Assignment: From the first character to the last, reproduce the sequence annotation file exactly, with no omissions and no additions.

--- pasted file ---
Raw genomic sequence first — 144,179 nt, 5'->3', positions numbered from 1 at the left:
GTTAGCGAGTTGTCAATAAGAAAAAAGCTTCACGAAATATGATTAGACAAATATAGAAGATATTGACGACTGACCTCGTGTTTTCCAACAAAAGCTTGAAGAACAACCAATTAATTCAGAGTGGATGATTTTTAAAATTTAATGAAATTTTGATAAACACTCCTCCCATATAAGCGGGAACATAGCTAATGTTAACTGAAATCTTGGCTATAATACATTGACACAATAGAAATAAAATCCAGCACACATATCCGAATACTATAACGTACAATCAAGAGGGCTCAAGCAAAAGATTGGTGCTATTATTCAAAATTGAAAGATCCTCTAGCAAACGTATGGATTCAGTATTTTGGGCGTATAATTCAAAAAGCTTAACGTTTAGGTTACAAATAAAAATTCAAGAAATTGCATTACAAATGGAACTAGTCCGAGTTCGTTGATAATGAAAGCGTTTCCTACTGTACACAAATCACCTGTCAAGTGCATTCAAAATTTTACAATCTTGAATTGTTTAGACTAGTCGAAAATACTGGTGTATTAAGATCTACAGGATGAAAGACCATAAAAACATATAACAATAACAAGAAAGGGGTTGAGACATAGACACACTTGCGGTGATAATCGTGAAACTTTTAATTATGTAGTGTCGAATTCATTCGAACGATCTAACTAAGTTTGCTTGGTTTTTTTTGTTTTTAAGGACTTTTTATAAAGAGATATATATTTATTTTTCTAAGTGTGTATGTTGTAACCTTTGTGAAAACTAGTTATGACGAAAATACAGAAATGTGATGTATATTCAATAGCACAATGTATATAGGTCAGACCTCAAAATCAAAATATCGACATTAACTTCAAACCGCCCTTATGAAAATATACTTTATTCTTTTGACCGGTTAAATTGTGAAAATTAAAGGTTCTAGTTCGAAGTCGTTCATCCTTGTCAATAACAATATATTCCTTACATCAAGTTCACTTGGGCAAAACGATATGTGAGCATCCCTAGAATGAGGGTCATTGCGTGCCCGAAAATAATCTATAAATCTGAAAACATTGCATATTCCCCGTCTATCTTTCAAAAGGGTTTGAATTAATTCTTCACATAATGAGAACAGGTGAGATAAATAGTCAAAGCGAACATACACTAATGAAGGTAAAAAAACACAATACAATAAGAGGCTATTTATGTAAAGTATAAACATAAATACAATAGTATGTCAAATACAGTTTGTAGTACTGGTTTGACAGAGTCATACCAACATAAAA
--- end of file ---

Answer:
Raw genomic sequence first — 144,179 nt, 5'->3', positions numbered from 1 at the left:
GTTAGCGAGTTGTCAATAAGAAAAAAGCTTCACGAAATATGATTAGACAAATATAGAAGATATTGACGACTGACCTCGTGTTTTCCAACAAAAGCTTGAAGAACAACCAATTAATTCAGAGTGGATGATTTTTAAAATTTAATGAAATTTTGATAAACACTCCTCCCATATAAGCGGGAACATAGCTAATGTTAACTGAAATCTTGGCTATAATACATTGACACAATAGAAATAAAATCCAGCACACATATCCGAATACTATAACGTACAATCAAGAGGGCTCAAGCAAAAGATTGGTGCTATTATTCAAAATTGAAAGATCCTCTAGCAAACGTATGGATTCAGTATTTTGGGCGTATAATTCAAAAAGCTTAACGTTTAGGTTACAAATAAAAATTCAAGAAATTGCATTACAAATGGAACTAGTCCGAGTTCGTTGATAATGAAAGCGTTTCCTACTGTACACAAATCACCTGTCAAGTGCATTCAAAATTTTACAATCTTGAATTGTTTAGACTAGTCGAAAATACTGGTGTATTAAGATCTACAGGATGAAAGACCATAAAAACATATAACAATAACAAGAAAGGGGTTGAGACATAGACACACTTGCGGTGATAATCGTGAAACTTTTAATTATGTAGTGTCGAATTCATTCGAACGATCTAACTAAGTTTGCTTGGTTTTTTTTGTTTTTAAGGACTTTTTATAAAGAGATATATATTTATTTTTCTAAGTGTGTATGTTGTAACCTTTGTGAAAACTAGTTATGACGAAAATACAGAAATGTGATGTATATTCAATAGCACAATGTATATAGGTCAGACCTCAAAATCAAAATATCGACATTAACTTCAAACCGCCCTTATGAAAATATACTTTATTCTTTTGACCGGTTAAATTGTGAAAATTAAAGGTTCTAGTTCGAAGTCGTTCATCCTTGTCAATAACAATATATTCCTTACATCAAGTTCACTTGGGCAAAACGATATGTGAGCATCCCTAGAATGAGGGTCATTGCGTGCCCGAAAATAATCTATAAATCTGAAAACATTGCATATTCCCCGTCTATCTTTCAAAAGGGTTTGAATTAATTCTTCACATAATGAGAACAGGTGAGATAAATAGTCAAAGCGAACATACACTAATGAAGGTAAAAAAACACAATACAATAAGAGGCTATTTATGTAAAGTATAAACATAAATACAATAGTATGTCAAATACAGTTTGTAGTACTGGTTTGACAGAGTCATACCAACATAAAA